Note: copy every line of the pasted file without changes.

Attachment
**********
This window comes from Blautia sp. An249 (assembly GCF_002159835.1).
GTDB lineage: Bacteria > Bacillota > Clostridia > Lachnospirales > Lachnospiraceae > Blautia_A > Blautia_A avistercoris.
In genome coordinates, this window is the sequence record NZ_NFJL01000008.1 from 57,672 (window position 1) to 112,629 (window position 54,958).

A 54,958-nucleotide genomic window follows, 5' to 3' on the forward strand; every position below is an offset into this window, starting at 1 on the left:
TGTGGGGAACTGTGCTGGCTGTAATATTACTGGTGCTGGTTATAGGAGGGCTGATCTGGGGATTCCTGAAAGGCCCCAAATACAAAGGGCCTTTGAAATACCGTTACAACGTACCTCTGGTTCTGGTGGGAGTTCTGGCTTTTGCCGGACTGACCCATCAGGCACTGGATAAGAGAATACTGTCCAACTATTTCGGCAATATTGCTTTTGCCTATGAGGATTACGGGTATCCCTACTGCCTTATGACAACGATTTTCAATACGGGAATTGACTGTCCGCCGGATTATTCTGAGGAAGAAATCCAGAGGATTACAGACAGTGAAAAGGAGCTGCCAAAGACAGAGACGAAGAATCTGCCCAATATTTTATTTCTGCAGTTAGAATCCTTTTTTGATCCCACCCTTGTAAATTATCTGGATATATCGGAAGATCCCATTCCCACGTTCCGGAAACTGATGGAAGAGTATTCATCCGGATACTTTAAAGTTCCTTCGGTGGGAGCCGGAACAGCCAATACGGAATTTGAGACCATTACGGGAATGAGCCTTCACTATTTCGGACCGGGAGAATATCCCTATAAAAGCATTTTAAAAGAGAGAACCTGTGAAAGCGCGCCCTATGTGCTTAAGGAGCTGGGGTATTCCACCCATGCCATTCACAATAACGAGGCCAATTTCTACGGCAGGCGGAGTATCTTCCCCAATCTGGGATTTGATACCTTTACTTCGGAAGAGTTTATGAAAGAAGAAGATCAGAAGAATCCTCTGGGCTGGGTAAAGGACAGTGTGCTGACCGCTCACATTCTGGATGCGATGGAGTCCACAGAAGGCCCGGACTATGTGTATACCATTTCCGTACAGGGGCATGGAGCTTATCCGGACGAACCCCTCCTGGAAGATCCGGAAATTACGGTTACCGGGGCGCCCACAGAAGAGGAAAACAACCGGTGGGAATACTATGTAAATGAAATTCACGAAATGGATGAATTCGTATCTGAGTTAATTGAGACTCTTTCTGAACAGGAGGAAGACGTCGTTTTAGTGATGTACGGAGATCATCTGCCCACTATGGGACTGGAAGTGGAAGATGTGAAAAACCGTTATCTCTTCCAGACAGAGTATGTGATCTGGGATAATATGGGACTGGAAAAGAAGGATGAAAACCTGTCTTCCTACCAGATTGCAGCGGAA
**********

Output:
This window comes from Blautia sp. An249 (assembly GCF_002159835.1).
GTDB lineage: Bacteria > Bacillota > Clostridia > Lachnospirales > Lachnospiraceae > Blautia_A > Blautia_A avistercoris.
In genome coordinates, this window is the sequence record NZ_NFJL01000008.1 from 57,672 (window position 1) to 112,629 (window position 54,958).

A 54,958-nucleotide genomic window follows, 5' to 3' on the forward strand; every position below is an offset into this window, starting at 1 on the left:
TGTGGGGAACTGTGCTGGCTGTAATATTACTGGTGCTGGTTATAGGAGGGCTGATCTGGGGATTCCTGAAAGGCCCCAAATACAAAGGGCCTTTGAAATACCGTTACAACGTACCTCTGGTTCTGGTGGGAGTTCTGGCTTTTGCCGGACTGACCCATCAGGCACTGGATAAGAGAATACTGTCCAACTATTTCGGCAATATTGCTTTTGCCTATGAGGATTACGGGTATCCCTACTGCCTTATGACAACGATTTTCAATACGGGAATTGACTGTCCGCCGGATTATTCTGAGGAAGAAATCCAGAGGATTACAGACAGTGAAAAGGAGCTGCCAAAGACAGAGACGAAGAATCTGCCCAATATTTTATTTCTGCAGTTAGAATCCTTTTTTGATCCCACCCTTGTAAATTATCTGGATATATCGGAAGATCCCATTCCCACGTTCCGGAAACTGATGGAAGAGTATTCATCCGGATACTTTAAAGTTCCTTCGGTGGGAGCCGGAACAGCCAATACGGAATTTGAGACCATTACGGGAATGAGCCTTCACTATTTCGGACCGGGAGAATATCCCTATAAAAGCATTTTAAAAGAGAGAACCTGTGAAAGCGCGCCCTATGTGCTTAAGGAGCTGGGGTATTCCACCCATGCCATTCACAATAACGAGGCCAATTTCTACGGCAGGCGGAGTATCTTCCCCAATCTGGGATTTGATACCTTTACTTCGGAAGAGTTTATGAAAGAAGAAGATCAGAAGAATCCTCTGGGCTGGGTAAAGGACAGTGTGCTGACCGCTCACATTCTGGATGCGATGGAGTCCACAGAAGGCCCGGACTATGTGTATACCATTTCCGTACAGGGGCATGGAGCTTATCCGGACGAACCCCTCCTGGAAGATCCGGAAATTACGGTTACCGGGGCGCCCACAGAAGAGGAAAACAACCGGTGGGAATACTATGTAAATGAAATTCACGAAATGGATGAATTCGTATCTGAGTTAATTGAGACTCTTTCTGAACAGGAGGAAGACGTCGTTTTAGTGATGTACGGAGATCATCTGCCCACTATGGGACTGGAAGTGGAAGATGTGAAAAACCGTTATCTCTTCCAGACAGAGTATGTGATCTGGGATAATATGGGACTGGAAAAGAAGGATGAAAACCTGTCTTCCTACCAGATTGCAGCGGAA